For the last eight years, I have worked as a freelance programmer on a product that is currently known, by the few who know it at all, as PVS. I started with the product when it was the up-and-coming, eponymyous product of a software company named Ardence, run by my friend Richard Davis. When Ardence was acquired by Citrix Systems in 2007, my contract was picked up along with the code.
Through four major product releases, I’ve been a remote member of a team that slowly nudged the product’s code up the scalable, enterprise-ready evolutionary ladder: from single-threaded to multi-threaded, from Access to Sql Server, and from being a stand-alone product to being a component integrated within other, larger Citrix offerings, which is how a product that is used by many is known by name to so few.
The amount of work varied from quarter to quarter but averaged 20-30 hours a week. For all these years, my Citrix hours have been the big rock that had to fit first into every day and that any other work had to fit around. My Citrix contract has been ‘the day job,’ funding and enabling all the investment in our app product portfolio.
But as of Friday, May 31st, my last work order expired, I emailed my goodbyes, and I turned out the lights on all my remote connections to Citrix machines real and virtual. I may need to go back to consulting to make ends meet, but not right away, and definitely not for a few months. I’ve promised myself at least one full-time Summer of Product. And, tempered with an appropriate amount of trepidation, I am really, really looking forward to the experience.
Citrix could not have picked a better time, from my perspective, to rationalize the resources being applied to PVS. I frankly don’t know if I would have had the courage to jump ship right this minute but I am extremely grateful for the push. Continue Reading →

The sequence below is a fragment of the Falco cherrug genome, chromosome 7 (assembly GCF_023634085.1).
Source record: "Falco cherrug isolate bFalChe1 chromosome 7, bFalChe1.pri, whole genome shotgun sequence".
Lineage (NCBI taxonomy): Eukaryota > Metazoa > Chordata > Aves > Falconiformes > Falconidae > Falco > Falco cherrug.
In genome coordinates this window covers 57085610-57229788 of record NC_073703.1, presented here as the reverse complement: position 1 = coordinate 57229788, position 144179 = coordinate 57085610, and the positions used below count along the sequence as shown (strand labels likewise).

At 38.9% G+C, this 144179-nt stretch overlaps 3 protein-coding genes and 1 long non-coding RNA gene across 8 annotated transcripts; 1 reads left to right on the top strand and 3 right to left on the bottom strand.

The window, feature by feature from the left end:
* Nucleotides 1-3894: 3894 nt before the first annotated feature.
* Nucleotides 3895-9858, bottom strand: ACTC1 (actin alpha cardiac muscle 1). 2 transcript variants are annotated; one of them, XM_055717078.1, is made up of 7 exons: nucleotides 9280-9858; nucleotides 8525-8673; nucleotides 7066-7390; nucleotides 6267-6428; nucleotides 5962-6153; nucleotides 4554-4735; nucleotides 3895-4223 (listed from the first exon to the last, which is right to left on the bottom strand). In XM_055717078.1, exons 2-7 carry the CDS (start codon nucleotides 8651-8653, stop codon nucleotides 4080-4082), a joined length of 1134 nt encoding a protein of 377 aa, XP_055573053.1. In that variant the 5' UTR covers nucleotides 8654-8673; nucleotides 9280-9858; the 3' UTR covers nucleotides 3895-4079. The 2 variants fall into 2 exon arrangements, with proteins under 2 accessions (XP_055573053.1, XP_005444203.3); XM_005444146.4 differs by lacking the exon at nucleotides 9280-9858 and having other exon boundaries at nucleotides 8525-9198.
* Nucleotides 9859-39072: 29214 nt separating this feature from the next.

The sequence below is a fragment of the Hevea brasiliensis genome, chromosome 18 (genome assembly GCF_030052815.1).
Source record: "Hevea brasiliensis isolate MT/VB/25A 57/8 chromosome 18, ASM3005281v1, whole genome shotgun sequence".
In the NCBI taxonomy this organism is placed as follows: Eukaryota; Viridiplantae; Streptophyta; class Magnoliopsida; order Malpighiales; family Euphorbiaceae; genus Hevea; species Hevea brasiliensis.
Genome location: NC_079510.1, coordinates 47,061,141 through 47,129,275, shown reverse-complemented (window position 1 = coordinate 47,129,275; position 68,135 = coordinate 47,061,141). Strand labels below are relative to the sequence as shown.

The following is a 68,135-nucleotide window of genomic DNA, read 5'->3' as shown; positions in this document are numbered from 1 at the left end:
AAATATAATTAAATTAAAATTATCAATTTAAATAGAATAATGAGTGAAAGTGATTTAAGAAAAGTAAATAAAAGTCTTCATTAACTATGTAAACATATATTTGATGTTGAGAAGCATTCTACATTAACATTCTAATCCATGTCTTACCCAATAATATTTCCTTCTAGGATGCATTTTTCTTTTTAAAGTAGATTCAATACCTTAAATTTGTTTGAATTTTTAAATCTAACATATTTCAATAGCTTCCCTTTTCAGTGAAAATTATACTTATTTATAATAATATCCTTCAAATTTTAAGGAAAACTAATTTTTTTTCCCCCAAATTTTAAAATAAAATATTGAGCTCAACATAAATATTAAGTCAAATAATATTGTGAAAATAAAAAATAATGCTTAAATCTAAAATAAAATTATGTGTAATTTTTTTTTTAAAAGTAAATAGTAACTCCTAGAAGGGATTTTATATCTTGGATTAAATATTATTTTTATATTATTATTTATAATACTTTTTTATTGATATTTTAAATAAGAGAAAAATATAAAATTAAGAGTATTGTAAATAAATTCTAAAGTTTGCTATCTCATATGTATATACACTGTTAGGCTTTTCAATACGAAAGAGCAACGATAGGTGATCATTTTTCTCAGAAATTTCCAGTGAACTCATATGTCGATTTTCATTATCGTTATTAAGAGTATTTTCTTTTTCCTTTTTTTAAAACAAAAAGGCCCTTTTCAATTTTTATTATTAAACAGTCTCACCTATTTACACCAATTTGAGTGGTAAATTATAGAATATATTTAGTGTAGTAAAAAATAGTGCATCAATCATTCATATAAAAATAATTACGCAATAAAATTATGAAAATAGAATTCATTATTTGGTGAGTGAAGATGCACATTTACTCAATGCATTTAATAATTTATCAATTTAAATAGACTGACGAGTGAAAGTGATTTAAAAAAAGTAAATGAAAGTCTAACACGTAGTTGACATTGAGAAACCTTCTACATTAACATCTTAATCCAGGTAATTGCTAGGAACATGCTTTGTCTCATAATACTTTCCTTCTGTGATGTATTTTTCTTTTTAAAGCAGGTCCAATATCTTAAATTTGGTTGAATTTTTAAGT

There’s a remarkable amount of discussion going on, just now, of Sheryl Sandberg’s new book, Lean In: Women, Work, and the Will to Lead. Sandberg is COO of Facebook. Her book attempts to explain why women have stalled out in their march on the executive suite and “offers compelling, commonsense solutions that can empower women to achieve their full potential.”
In this discussion, I’m much closer to the view of Jody Greenstone Miller. Miller is the author of a recent Wall Street Journal piece: The Real Women’s Issue: Time — Never mind ‘leaning in.’ To get more working women into senior roles, companies need to rethink the clock. She correctly, in my opinion, points out that many great women don’t lack the skills or aggression to advance in large corporations. They ‘stall out’ or bail out, rather than “‘lean in’ because they don’t like the world they’re being asked to lean into.”
Amen — but . . .
But even Miller is missing the boat somewhat when she frames this discussion as primarily a gender issue. Women working for large corporations may have lead the charge on big-corporate work values for a few decades but they are hardly alone any more. That movement has become much deeper and more pervasive.
Why isn’t anyone talking about the fact that the same ‘problems’ that have impeded women in some workplaces for the last few decades are exactly the same ‘challenges’ that Gen-X and Gen-Y employees of both genders are presenting to employers? Continue Reading →
We have two days left until the end of the ‘game idea’ contest we have been running over on Learning-Laboratory.com. I’ve always figured that we would get the bulk of our entries, if any, in the last two days so I’m eager to see what rolls in by Friday.
For now, let me just say that, if you know a chem student with even half an idea for a game, you should tell him or her that the odds of any valid entry winning something are, well, quite good.
But why run a contest in the first place? We’re in this business to make money not to give it away. So what, specifically, was the contest intended to accomplish? And how do we know, when we are done, if the project has been a success? What are we trying accomplish? Continue Reading →
I haven’t gone back to Facebook advertising since I wrote my heartbreak piece about it over a year ago. I may try them again soon to promote a couple of new, non-phone-app products we have in the works. In the meantime I came across this remarkable infographic. It says:
- nothing about how well the ads are working for the advertisers,
- a lot about how increasingly mobile our readers and users are becoming, and
- an enormous amount about how well ads are doing as revenue generators for Facebook.